The Unbearable Frustration of Being Mika (at the Palladium)
Halfway through his set last Friday at the Hollywood Palladium British would-be pop superstar Mika unveiled "Touches You," one of the shiniest tracks on his slick new album The Boy Who Knew Too Much. "I wanna be your brother, wanna be your father too," he propositioned the packed dancefloor, "never make you run for cover even if they want us to/ I wanna be your sister, wanna be your mother too/ I wanna be whatever else that touches you."
That, in a nutshell, is one of Mika's biggest problems. He wants to be a huge star really, really badly. He has everything going for him: he's extremely good-looking, has a remarkably cultivated physique and good taste in the 70s and 80s oldies that he relentlessly plunders for his songs, and he unashamedly makes gay pop though he also cultivates a degree of ambiguity for the little girls' sake.
But ultimately Mika doesn't really know what he wants to sell you -- like an expensive prostitute at a five-star hotel, he can be whatever touches you. And he really, really wants to know, as he famously sang in his breakthrough small hit "Grace Kelly," why don't you like him, why don't you like him.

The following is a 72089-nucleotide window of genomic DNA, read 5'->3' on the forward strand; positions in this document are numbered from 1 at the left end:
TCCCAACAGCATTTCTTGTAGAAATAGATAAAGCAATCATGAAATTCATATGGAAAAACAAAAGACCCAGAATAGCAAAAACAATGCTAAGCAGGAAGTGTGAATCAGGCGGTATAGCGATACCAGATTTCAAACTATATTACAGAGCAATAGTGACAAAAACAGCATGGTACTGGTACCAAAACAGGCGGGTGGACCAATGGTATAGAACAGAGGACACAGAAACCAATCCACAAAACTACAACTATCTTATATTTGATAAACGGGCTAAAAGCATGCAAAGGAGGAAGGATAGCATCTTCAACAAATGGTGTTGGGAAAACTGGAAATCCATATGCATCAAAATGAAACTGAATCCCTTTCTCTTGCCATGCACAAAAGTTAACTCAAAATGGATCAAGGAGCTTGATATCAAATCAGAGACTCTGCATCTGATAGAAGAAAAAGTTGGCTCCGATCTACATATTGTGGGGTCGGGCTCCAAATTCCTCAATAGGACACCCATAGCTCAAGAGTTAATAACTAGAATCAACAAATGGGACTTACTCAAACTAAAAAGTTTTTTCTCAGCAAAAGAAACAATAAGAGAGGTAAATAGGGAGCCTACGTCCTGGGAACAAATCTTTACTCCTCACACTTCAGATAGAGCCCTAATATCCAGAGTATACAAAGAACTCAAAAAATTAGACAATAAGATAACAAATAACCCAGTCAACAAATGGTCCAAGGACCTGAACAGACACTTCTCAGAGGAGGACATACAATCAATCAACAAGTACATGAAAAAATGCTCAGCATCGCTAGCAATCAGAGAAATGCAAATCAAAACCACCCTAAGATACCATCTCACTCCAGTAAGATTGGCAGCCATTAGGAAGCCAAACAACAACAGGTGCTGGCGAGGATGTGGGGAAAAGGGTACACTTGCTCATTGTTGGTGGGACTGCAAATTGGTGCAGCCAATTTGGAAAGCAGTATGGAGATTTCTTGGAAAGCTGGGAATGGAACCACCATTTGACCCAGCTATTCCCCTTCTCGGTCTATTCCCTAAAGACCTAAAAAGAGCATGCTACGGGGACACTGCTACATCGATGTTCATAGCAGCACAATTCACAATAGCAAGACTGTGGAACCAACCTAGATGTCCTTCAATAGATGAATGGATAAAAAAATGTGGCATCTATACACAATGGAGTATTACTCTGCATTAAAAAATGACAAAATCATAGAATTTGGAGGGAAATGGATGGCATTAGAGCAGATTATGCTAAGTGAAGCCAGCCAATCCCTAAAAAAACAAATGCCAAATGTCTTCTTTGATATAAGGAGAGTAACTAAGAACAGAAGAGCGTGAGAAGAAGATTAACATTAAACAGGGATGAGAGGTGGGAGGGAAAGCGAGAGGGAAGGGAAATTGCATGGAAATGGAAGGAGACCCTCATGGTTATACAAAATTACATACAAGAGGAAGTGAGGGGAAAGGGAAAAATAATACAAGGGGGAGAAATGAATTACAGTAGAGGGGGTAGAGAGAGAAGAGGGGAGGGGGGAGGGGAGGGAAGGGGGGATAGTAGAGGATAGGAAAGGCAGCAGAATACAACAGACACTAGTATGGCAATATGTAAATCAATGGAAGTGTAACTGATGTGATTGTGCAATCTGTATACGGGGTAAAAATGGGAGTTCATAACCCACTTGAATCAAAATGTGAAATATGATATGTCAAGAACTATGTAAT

Don't get me wrong, the large audience he drew at the Palladium -- mostly very young (high-school young), mostly girls, but also a number of gay men and boys -- was having a great time dancing, wearing balloon animal headdresses, and singing along to the catchy tunes from "The Boy Who..." and its predecessor, the Perez Hilton-endorsed "Life in Cartoon Motion." Mika thanked them for their support, though he followed the appreciation with a frustrated dig at his US record label (the revived Casablanca Records within the Universal umbrella) for failing to make his career go supernova.
And this is the other big problem with Mika's act: he oscillates between a persona who wants to stay in his bedroom in his underwear dancing to happy pop music on his headphones surrounded by stuffed animals and other trappings of childhood, and a raging Messiah complex where he leads fat girls, outcasts, and other people less good-looking and privileged than him into some kind of vague revolution against "them," the people who want to make his adopted siblings and children "run for cover."